Before games can accept their role as an art form, developers will have to let go of an outdated loyalty to the way games are made.
via Almost Art.
Anyone that truly knows me, knows I have a massive problem when faced by percentages. I get clammy, disoriented, then I lapse into an unholy fit of focus. Thoughts fly through my mind, “not again,” “that could be 100,” and “whoever created the percent symbol is a genius.” Coping with it not moving is not an option. Walking away, definitely not an option. It must be conquered and it will be conquered by me. The left side of my brain rejoices, while the right side says, “Oh crap, not again.”
What brought this up is work. We implemented a percentage into our system and now it haunts me in good and bad ways. (Ambiguous enough?) It did bring up games in my head, as does everything. What is it about seeing my status, that gets me through the game? I am 3 times more likely to finish the game if I have that goal. (Scientific poll with myself.) Games, such as Morrowind, fall to the wayside, because I am unable to grasp a foreseeable goal. My LinkedIn profile is even at 100%, because I couldn’t let it sit at 95%. It made me sad.
The question really is, does this help gameplay? Is this something that enhances the player’s experience, or does it throw your game into a pile of other games that have to be completed for completed sake?
I prefer the status bar, because it helps me visualize my progression. There is a need to know I am being productive in my environment and I want to see by how much. I felt very accomplished plowing through 33% of Jak and Daxter in one sitting, but I wouldn’t have known that unless they gave me all the tools to see that progress. How many orbs do I have from that one area at the beginning of the game. There are a lot of games that have managed to get so complicated that they require the status bar, or the player would never know what they are missing. Confusion and irritation would take over and the game would end up at the wayside.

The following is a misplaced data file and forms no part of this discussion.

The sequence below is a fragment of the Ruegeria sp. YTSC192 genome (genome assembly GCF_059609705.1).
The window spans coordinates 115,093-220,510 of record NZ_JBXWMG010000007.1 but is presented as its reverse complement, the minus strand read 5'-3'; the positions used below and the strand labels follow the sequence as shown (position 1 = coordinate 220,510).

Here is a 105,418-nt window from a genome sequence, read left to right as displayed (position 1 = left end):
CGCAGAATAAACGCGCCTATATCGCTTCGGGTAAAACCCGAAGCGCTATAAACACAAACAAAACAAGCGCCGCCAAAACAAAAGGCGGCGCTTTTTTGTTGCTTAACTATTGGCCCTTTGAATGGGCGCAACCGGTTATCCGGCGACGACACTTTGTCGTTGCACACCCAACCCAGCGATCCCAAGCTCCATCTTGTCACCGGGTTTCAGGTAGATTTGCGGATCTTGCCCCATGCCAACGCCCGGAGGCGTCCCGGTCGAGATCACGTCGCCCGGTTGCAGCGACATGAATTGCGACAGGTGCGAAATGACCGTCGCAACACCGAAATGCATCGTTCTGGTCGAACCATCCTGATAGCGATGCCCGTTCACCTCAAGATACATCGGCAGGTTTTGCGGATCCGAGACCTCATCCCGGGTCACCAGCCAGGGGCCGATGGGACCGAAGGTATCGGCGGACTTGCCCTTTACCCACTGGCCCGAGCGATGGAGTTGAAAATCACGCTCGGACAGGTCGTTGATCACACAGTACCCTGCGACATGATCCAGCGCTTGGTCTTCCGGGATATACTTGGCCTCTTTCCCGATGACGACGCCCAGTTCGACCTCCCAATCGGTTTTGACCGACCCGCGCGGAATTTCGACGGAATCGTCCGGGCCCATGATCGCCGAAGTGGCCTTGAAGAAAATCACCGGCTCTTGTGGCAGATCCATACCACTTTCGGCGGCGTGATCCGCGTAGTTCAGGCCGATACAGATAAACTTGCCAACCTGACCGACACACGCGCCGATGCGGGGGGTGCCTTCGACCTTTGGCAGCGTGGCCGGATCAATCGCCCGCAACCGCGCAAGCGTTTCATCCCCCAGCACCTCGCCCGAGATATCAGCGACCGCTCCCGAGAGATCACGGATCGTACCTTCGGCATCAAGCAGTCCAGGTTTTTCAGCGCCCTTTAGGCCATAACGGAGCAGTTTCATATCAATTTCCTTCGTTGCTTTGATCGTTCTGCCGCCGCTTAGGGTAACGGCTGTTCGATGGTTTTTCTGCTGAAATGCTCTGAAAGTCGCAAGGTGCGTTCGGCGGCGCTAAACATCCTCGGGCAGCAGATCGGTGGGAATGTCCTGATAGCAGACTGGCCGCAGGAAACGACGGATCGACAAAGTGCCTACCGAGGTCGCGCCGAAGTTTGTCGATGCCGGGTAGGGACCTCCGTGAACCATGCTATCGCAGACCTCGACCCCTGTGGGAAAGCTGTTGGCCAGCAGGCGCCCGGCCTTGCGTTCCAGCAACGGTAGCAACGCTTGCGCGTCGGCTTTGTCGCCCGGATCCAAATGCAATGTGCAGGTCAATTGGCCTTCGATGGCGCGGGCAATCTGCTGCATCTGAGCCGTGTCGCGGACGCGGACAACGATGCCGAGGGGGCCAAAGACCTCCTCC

I think what it comes down to is the player’s preference in how they want to perceive the game world. How detached from the reality of the game do they want to be. Do they want the game broken down into goals for them, or do they want to have a playpen where they create their own goals for an infinite amount of time?
At least we don’t have percentage bars on our lives. That would be depressing, and raise the question, “Why is yours going 4 times slower than mine?”